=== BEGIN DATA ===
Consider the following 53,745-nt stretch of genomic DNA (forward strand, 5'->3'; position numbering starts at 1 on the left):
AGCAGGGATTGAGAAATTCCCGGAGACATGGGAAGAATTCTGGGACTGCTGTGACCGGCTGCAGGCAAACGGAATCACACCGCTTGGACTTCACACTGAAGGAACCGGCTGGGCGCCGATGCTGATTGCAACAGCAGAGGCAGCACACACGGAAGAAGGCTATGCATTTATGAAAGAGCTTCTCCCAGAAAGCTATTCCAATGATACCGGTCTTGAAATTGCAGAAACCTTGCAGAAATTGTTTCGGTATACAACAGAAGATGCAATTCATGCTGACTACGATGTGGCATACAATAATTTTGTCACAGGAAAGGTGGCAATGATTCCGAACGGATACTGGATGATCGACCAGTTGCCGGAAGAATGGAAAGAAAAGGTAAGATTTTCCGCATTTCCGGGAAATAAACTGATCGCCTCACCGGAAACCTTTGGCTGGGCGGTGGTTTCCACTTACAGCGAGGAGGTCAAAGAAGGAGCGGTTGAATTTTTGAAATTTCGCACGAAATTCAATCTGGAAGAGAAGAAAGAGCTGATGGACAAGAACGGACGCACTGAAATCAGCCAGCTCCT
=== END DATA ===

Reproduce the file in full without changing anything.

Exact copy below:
Consider the following 53,745-nt stretch of genomic DNA (forward strand, 5'->3'; position numbering starts at 1 on the left):
AGCAGGGATTGAGAAATTCCCGGAGACATGGGAAGAATTCTGGGACTGCTGTGACCGGCTGCAGGCAAACGGAATCACACCGCTTGGACTTCACACTGAAGGAACCGGCTGGGCGCCGATGCTGATTGCAACAGCAGAGGCAGCACACACGGAAGAAGGCTATGCATTTATGAAAGAGCTTCTCCCAGAAAGCTATTCCAATGATACCGGTCTTGAAATTGCAGAAACCTTGCAGAAATTGTTTCGGTATACAACAGAAGATGCAATTCATGCTGACTACGATGTGGCATACAATAATTTTGTCACAGGAAAGGTGGCAATGATTCCGAACGGATACTGGATGATCGACCAGTTGCCGGAAGAATGGAAAGAAAAGGTAAGATTTTCCGCATTTCCGGGAAATAAACTGATCGCCTCACCGGAAACCTTTGGCTGGGCGGTGGTTTCCACTTACAGCGAGGAGGTCAAAGAAGGAGCGGTTGAATTTTTGAAATTTCGCACGAAATTCAATCTGGAAGAGAAGAAAGAGCTGATGGACAAGAACGGACGCACTGAAATCAGCCAGCTCCT